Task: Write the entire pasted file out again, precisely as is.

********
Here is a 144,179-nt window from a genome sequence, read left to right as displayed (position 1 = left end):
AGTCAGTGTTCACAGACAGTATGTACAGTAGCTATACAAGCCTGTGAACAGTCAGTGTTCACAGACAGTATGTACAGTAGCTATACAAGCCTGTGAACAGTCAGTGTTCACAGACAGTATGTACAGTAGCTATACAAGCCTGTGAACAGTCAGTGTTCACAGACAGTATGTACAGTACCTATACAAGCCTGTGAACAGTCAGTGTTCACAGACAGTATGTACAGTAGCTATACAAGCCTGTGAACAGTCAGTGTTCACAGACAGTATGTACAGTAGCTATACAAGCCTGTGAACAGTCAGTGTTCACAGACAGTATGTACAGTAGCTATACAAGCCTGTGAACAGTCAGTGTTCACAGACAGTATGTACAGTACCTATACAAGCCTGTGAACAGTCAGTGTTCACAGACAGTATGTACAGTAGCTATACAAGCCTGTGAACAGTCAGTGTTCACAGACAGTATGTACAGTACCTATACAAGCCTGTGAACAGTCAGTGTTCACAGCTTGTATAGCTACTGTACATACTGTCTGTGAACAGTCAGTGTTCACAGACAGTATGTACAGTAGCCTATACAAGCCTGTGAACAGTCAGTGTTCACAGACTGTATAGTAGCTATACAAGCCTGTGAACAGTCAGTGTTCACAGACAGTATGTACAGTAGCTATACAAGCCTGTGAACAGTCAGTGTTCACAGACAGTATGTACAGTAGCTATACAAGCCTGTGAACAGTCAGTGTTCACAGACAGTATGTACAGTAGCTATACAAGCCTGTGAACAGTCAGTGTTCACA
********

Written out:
Here is a 144,179-nt window from a genome sequence, read left to right as displayed (position 1 = left end):
AGTCAGTGTTCACAGACAGTATGTACAGTAGCTATACAAGCCTGTGAACAGTCAGTGTTCACAGACAGTATGTACAGTAGCTATACAAGCCTGTGAACAGTCAGTGTTCACAGACAGTATGTACAGTAGCTATACAAGCCTGTGAACAGTCAGTGTTCACAGACAGTATGTACAGTACCTATACAAGCCTGTGAACAGTCAGTGTTCACAGACAGTATGTACAGTAGCTATACAAGCCTGTGAACAGTCAGTGTTCACAGACAGTATGTACAGTAGCTATACAAGCCTGTGAACAGTCAGTGTTCACAGACAGTATGTACAGTAGCTATACAAGCCTGTGAACAGTCAGTGTTCACAGACAGTATGTACAGTACCTATACAAGCCTGTGAACAGTCAGTGTTCACAGACAGTATGTACAGTAGCTATACAAGCCTGTGAACAGTCAGTGTTCACAGACAGTATGTACAGTACCTATACAAGCCTGTGAACAGTCAGTGTTCACAGCTTGTATAGCTACTGTACATACTGTCTGTGAACAGTCAGTGTTCACAGACAGTATGTACAGTAGCCTATACAAGCCTGTGAACAGTCAGTGTTCACAGACTGTATAGTAGCTATACAAGCCTGTGAACAGTCAGTGTTCACAGACAGTATGTACAGTAGCTATACAAGCCTGTGAACAGTCAGTGTTCACAGACAGTATGTACAGTAGCTATACAAGCCTGTGAACAGTCAGTGTTCACAGACAGTATGTACAGTAGCTATACAAGCCTGTGAACAGTCAGTGTTCACA